Wednesday, February 6, 2008

Commonly misused/misspelled words and phrases (Part 11)

Continuing my series of blog, here are some more words I frequently see misused:

Farther vs. further

Wrong: You have further to walk than I do.
Right: You have farther to walk than I do.

Use farther when referring to distance (“It’s farther to my house than to yours.”) If no form of distance is involved, use further. (“We’re further along in the process than I expected.)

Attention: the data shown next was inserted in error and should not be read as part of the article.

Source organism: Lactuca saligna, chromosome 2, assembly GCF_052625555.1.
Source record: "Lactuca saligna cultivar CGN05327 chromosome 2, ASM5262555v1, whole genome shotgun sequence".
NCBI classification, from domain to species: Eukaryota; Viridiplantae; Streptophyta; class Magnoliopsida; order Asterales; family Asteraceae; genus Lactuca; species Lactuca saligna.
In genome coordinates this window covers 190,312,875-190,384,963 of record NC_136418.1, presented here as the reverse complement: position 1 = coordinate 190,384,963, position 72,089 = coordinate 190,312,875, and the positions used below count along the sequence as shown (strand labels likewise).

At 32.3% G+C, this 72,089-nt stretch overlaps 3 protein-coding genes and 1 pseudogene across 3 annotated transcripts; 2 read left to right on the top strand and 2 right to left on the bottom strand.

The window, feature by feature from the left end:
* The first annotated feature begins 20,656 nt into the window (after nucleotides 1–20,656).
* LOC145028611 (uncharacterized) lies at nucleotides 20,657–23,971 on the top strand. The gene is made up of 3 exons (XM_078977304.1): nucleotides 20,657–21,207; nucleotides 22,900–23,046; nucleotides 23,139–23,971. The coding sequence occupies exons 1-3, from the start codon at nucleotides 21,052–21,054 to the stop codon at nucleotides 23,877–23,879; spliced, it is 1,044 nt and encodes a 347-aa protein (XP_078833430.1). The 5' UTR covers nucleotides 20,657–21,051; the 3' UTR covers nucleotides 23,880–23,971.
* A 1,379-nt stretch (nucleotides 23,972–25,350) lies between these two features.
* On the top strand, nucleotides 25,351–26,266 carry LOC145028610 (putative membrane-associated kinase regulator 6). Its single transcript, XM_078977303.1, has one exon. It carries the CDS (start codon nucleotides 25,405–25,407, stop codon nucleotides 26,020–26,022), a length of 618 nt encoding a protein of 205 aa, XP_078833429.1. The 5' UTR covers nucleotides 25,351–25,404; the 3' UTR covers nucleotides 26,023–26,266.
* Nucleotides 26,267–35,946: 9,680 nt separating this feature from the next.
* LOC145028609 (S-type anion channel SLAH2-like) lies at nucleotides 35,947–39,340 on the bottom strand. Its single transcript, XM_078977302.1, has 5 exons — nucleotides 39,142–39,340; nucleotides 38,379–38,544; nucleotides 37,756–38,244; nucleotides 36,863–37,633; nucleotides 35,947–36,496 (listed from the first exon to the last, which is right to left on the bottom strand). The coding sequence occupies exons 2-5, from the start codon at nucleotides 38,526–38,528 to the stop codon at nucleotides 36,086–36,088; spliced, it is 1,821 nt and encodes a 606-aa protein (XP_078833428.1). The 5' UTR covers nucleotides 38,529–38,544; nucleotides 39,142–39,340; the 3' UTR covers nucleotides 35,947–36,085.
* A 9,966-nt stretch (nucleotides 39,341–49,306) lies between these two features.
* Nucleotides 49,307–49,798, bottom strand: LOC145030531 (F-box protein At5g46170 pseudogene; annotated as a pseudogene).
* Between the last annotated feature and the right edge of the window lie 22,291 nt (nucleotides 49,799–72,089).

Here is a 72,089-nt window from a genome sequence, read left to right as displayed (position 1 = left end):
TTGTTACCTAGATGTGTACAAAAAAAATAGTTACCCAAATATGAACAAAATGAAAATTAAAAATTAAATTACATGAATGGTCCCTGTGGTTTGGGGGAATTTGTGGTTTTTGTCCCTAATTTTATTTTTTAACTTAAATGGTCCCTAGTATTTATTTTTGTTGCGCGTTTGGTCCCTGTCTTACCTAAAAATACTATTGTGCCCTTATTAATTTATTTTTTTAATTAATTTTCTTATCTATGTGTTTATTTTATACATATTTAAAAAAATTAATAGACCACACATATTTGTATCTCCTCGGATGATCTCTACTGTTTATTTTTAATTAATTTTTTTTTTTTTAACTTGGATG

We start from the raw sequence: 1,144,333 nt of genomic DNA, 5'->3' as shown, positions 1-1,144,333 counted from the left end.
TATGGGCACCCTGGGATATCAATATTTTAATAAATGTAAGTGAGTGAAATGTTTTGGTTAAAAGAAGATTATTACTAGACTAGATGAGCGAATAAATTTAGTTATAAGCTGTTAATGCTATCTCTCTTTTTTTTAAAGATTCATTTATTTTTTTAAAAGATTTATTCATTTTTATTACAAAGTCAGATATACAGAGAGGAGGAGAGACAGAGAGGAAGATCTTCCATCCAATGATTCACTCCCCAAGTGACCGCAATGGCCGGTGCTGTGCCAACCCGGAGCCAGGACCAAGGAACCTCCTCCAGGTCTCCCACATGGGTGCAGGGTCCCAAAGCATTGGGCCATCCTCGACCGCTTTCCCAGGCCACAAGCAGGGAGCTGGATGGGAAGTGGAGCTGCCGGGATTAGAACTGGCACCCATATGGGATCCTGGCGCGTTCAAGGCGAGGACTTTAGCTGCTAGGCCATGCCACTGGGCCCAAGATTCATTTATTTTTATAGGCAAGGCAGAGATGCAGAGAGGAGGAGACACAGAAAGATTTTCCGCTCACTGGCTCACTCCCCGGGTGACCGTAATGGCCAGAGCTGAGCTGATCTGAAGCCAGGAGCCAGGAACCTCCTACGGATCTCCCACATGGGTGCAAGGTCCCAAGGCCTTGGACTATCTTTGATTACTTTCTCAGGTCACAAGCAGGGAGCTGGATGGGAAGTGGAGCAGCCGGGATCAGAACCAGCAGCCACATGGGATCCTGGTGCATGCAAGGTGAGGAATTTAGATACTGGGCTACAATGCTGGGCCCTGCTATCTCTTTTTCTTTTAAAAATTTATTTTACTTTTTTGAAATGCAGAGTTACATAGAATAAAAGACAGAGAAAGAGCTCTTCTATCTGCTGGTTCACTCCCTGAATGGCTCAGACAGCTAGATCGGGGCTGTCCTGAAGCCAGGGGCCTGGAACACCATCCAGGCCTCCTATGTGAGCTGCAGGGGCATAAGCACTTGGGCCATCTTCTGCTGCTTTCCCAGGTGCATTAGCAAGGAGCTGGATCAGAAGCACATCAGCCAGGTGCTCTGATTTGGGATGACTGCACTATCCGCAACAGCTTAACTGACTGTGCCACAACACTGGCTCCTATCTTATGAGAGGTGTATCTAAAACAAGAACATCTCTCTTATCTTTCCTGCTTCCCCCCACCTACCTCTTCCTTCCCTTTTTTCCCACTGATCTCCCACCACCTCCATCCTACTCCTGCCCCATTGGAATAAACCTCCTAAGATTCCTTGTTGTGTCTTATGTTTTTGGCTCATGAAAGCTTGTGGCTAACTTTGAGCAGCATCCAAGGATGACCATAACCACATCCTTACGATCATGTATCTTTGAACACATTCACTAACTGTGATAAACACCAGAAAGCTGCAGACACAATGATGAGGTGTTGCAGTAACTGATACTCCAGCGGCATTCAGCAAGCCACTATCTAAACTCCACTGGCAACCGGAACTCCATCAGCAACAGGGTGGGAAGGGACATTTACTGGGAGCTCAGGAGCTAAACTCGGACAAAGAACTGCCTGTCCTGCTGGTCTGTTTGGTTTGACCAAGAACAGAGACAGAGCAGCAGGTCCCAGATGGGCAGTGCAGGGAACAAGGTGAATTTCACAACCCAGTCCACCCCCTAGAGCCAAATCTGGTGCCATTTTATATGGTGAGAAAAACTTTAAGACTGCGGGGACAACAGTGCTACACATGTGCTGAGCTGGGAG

Mute vs. moot

Wrong: That’s a mute point.
Right: That’s a moot point.

Unless you’re making the point silently, it’s moot, not mute. Unfortunately, even when many people use the correct phrase, they use it incorrectly, as if it means “no longer important.” A moot point is one that’s debatable, not irrelevant. Law schools typically have a Moot Court, for students to hone their courtroom debating skills.

I have plenty of other words to go, so keep checking back.


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